Notes for February 16 class -- Phong shading

Phong model for specular reflection

The first really interesting model for surface reflection was developed by Bui-Tong Phong in 1973. Before that, computer graphics surfaces were rendered using only diffuse lambert reflection. Phong's was the first model that accounted for specular highlights.

The Phong model begins by defining a reflection vector R, which is a reflection of the direction to the light source L about the surface normal N.

As we showed in class, and as you can see from the diagram on the right, it is given by:

R = 2 (N • L) N - L
Once R has been defined, then the Phong model approximates the specular component of surface reflectance as:
srgb max(0, E • R)p )
where srgb is the color of specular reflection, p is a specular power, and E is the direction to the eye (in our case, E = -W, the reverse of the ray direction). The larger the specular power p, the "shinier" the surface will appear.

To get the complete Phong reflectance, we sum over the lights in the scene:

argb + i lightColori ( drgb max(0, N • Li) + srgb max(0, E • R) p )
where argb, drgb and srgb are the ambient, diffuse and specular color, respectively, and p is the specular power.



We wrote some code together in class, to start converting variables to uniform variables. You will use that code, which is here, as the basis for your homework.


At the end of the class we saw a video:

The 1986 classic Pixar film Luxo JR, directed by John Lasseter.

Homework (due before class on Tuesday Feb 23)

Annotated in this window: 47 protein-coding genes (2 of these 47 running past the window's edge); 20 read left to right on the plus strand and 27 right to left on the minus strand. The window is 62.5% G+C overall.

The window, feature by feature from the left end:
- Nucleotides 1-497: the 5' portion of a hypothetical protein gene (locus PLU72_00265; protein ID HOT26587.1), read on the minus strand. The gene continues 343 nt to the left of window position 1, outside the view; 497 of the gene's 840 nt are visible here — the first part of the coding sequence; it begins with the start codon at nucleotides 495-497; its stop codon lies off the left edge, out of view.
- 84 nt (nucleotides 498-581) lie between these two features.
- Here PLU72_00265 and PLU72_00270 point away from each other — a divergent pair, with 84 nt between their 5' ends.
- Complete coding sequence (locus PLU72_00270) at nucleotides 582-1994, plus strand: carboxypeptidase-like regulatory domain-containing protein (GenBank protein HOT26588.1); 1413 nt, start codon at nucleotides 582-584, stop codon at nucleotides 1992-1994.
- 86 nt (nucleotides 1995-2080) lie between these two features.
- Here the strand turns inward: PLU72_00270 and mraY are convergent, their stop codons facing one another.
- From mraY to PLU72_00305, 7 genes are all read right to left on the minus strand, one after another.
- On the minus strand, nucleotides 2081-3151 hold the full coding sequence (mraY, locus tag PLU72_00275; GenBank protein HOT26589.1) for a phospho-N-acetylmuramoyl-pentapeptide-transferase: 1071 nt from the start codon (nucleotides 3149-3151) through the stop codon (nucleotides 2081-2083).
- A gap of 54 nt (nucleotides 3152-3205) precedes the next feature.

• Implement the Phong reflectance model.

  • Using the sample code included in these course notes, change the shader properties that affect appearance to uniform variables, just as we did in class with light direction.

    You should do this with the x,y,z,r that define each sphere.

    You should also do this with light color, as well as the properties that control surface material: ambient color, diffuse color, specular color and specular power.

  • If you haven't done so yet, implement multiple spheres. At each pixel, your ray tracer should render the nearest sphere (if any).

  • Extra credit:
    • See whether you can figure out how to make a different material for each sphere in the scene. Hint: You can try using an array of ambient, an array of diffuse, etc.

  • As always, make something cool and fun, try to create something interactive and/or animated. You will now have lots more things to animate, since you will be able to control the values of many uniform variables from the Javascript level.